My paper is dedicated to all the Somali women who continue to struggle against injustice and violence and have had the courage and strength to world towards building Somalia that is equitable and peaceful for all



[1]"Christine Choi, "Finely Etched Chattel:the intervention of a Somali Woman", The Invention of Somalia, ed. Ali Jimale Ahmed, Red Sea Press, Lawrenceville, NJ, 1995, pp. 157 189


[2]Rhoda Ibrahim, "The changing lives of Somali women", "Changing perceptions: writings on Gender and Development", ed. Tina Wallace with Candida March, Oxfam publications, Oxford, 1991, pp 132 136.


[3]Rhoda Ibrahim, 1991, op.cit.


[4]Rhoda Ibrahim, 1991, op.cit


[5]Centre d'Etudes Arabes pour le Developement (CEAD), "Somalia: Women's Human Rights", "Women in the Horn of Africa: Background papers", Alternatives, Montreal, "Quebec, 1995, pp. 144 168.


[6]Dahabo Farah, "Role of Women in Somali Society", Montreal, Canada, 1994.


[7]Centre d'Etudes Arabes pour le Development (CEAD), 1995, op.cit.


[8]Centre d'Etudes Arabes pour le Developpement (CEAD), 1995, op.cit.


[9]Diana Wong, "War and Women", "Canadian Women Studies: Women's rights are Human Rights", 15, 2&3, Spring/Summer 1995, pp. 25 29.


[10]Centre d'Etudes Arabs pour le Development (CEAD), 1995, op.cit.


[11]Centre d'Etudes Arabes pour le Developpement (CEAD), 1995, op.cit.


[12]Lucie Lamarche, "An historical review of Social and Economic Rights: A case for real rights", "Canadian Women Studies: Women's Rights are Human rights", 15, 2&3, Spring/Summer 1995, pp. 12 18.


[13]Centre d'Etudes Arabes pour le Developpement (CEAD), 1995, op.cit.


[14]Anna Abdallah Msekwa, "Creators of Peace Inaugural Conference", Caux, Switzerland, 1991.


[15]Hibaaq Osman, "Somali women rally for peace", "Match News", July 1995, p.2.


[16]Lucie Lamarche, 1995, op.cit.


[17]Hibaaq Osman, 1995, op.cit.


[18]The Holy Qur'an, Sura al Nisa, translation by Yusuf Ali


[19]Jamal Badawi, "Gender Equity in Islam: Basic Principles", American Trust Publications, Plainfield, Indiana, 1995.


[20]Christine Choi, 1995, op.cit.


© 1993 Ladan Affi

All Rights Reserved.

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Steve Austin


it looks like u got plenty of time on ur hands buddy!


whatever she was the thought of that woman chopping off men's private parts makes me cripple.....can u believe that ?!!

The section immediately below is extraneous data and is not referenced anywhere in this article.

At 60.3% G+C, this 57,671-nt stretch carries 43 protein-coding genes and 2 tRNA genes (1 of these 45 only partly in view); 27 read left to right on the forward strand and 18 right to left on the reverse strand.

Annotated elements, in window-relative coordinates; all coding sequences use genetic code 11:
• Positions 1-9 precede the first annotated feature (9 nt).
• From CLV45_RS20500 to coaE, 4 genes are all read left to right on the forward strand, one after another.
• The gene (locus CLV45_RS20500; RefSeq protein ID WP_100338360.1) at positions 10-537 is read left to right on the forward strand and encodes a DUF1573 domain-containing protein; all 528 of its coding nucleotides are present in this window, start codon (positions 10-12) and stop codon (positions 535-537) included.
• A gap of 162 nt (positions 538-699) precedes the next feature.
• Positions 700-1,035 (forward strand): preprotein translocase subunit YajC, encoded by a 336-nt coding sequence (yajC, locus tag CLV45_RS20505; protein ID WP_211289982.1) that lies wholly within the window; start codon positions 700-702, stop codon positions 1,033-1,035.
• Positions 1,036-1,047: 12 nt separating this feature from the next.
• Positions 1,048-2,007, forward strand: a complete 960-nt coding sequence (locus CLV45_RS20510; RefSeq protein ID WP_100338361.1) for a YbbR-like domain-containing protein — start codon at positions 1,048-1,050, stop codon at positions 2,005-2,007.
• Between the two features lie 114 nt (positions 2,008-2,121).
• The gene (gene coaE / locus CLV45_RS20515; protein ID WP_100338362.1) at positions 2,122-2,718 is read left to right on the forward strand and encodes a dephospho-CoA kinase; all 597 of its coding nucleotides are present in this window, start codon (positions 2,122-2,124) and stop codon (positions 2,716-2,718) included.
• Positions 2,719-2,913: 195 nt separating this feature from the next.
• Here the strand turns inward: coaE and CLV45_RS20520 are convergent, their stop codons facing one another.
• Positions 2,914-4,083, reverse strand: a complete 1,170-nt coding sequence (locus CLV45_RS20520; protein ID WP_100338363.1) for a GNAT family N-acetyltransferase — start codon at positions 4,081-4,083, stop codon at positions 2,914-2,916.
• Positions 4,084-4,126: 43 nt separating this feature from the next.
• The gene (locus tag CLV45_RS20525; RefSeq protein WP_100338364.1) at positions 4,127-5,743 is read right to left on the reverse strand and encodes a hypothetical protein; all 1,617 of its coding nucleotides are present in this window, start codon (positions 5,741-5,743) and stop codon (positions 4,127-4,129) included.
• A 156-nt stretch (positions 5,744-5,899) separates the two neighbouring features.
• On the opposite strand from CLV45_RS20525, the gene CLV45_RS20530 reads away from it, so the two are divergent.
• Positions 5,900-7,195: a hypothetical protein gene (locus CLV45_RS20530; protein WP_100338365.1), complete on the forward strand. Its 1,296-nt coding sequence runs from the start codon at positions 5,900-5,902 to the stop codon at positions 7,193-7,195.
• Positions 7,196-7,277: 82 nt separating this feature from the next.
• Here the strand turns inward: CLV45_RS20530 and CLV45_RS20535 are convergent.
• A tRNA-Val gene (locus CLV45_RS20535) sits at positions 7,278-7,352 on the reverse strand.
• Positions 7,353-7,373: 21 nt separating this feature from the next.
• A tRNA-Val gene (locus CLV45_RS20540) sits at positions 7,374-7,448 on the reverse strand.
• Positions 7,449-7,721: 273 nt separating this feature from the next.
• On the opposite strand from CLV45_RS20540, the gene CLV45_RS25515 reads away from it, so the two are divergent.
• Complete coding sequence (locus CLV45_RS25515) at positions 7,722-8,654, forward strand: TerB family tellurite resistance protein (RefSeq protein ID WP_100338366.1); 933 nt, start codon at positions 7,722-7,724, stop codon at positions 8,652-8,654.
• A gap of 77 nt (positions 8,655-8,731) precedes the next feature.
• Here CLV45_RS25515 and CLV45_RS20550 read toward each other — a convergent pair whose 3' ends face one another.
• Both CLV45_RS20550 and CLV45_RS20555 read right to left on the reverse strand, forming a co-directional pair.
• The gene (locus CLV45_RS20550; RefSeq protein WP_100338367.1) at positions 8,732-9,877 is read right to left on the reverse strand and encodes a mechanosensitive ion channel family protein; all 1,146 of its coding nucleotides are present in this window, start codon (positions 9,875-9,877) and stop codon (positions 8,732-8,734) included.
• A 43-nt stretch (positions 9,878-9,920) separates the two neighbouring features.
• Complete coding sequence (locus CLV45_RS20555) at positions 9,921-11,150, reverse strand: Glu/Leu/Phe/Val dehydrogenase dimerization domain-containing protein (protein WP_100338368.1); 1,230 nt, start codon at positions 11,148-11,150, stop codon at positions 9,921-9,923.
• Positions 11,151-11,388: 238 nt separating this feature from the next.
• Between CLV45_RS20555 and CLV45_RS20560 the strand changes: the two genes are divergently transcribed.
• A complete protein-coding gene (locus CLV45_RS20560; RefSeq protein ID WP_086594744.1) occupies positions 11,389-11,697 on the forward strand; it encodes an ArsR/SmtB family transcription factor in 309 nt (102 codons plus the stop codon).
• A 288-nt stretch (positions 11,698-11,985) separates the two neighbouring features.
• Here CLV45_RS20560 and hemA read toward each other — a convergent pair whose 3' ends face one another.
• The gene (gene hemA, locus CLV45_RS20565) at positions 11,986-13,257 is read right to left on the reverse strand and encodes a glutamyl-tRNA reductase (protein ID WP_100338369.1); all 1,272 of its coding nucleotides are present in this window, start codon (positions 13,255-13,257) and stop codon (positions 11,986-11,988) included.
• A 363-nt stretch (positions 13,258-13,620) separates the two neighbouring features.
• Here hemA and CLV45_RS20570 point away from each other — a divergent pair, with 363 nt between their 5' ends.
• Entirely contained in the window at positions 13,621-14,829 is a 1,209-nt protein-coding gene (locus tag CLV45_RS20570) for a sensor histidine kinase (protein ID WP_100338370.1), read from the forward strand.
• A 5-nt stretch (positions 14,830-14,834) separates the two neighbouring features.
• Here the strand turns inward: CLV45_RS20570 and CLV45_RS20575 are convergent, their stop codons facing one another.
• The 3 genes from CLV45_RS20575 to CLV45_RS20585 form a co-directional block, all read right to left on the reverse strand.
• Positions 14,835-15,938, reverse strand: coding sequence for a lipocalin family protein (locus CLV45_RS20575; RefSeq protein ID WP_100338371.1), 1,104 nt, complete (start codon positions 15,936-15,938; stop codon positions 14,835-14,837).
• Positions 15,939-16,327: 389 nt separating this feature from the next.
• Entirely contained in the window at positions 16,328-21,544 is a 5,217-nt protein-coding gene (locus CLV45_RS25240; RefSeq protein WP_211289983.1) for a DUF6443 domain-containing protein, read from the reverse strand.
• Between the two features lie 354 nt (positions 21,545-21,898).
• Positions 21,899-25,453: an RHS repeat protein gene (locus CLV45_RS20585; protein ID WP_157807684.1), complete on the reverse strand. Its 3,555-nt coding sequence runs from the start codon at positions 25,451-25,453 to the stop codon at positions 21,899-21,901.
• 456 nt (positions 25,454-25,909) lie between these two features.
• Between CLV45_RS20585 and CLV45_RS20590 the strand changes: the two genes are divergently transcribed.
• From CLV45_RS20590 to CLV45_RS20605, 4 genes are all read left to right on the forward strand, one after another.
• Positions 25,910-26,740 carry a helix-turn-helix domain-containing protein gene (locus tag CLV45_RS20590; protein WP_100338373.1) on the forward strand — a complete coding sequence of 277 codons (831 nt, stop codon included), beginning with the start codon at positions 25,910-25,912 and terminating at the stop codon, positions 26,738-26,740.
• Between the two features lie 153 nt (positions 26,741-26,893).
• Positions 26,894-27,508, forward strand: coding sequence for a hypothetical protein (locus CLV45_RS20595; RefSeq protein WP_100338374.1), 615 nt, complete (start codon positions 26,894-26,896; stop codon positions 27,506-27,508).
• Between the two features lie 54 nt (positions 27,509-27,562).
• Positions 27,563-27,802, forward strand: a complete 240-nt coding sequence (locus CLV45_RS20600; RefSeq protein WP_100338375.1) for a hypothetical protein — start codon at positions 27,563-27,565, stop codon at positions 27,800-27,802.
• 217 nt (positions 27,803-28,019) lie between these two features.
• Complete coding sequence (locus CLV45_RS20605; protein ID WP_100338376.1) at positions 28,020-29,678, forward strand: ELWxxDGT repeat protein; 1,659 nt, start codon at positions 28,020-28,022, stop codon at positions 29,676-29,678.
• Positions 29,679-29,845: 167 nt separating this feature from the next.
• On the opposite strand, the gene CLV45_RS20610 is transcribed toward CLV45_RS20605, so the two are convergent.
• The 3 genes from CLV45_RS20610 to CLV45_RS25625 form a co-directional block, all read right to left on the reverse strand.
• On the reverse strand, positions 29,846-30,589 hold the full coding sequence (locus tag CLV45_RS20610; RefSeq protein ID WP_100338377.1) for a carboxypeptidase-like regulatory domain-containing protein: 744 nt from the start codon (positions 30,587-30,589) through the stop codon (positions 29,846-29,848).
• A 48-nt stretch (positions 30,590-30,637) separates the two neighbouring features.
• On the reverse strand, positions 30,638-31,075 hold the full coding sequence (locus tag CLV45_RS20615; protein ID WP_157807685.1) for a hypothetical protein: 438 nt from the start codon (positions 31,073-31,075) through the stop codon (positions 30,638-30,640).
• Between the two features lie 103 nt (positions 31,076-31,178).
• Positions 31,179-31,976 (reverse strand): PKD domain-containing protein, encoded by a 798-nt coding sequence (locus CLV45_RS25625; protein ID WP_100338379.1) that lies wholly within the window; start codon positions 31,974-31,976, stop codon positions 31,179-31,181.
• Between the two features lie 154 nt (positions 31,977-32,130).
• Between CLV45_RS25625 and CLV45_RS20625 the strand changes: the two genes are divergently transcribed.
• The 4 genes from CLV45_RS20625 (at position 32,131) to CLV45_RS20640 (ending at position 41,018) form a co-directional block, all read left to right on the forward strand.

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Khaafa'Alaah Walaalo, Igaarka Ga'iga siiso Man! What did I do to you?



Steve, Thanks for the Story!!



Anything good I said came from Allah...Anything bad I said...well..thats PMS talking.

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another Araweelo u must be kidding!


yeah right.....another one and we all will be walking on two legs just like our female counterparts...

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Well, as usual there is the intellectual point of view and the idiotic one. Thank you Steve and Jaber for confirming that!! That was a well written piece Steve...much love there....Jaber on the other hand.....well what can I say...wiil yahow caga medhow and then seexo!!!!!!!! Ama, and this I really, borrow, or steal a brain, cause yours is expired!!!!!!1

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why is my point of view idiotic??...and on the other hand Mr.Cowboy Steve Austin's copy&paste is intlectually beyond belief?!!.. few words from a gaalboy and y'all r overcomed with joy&happiness??!


look little xaliimo-came-lately



u got the hots for Steve?......leave Jaber out of it!.......don't use me as an excuse to get to him...


I've seen ten's like u come&go.....apparently u r no different from the rest..........just pass me by lady will ya?

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it is so strange and so shocking that when a people want to learn thier culture, folklore, peoms, songs, religion, history and thier mother tangue from soucres that themselves hear from second and twisted sources. it is also stupid when pple learn from a fouringer .. araweelo story was a fictitious lullaby or conconted tale that did not happen. even many somali poets laughed about the story or used as allegory or as imagery .. some times they used as form of wisdom...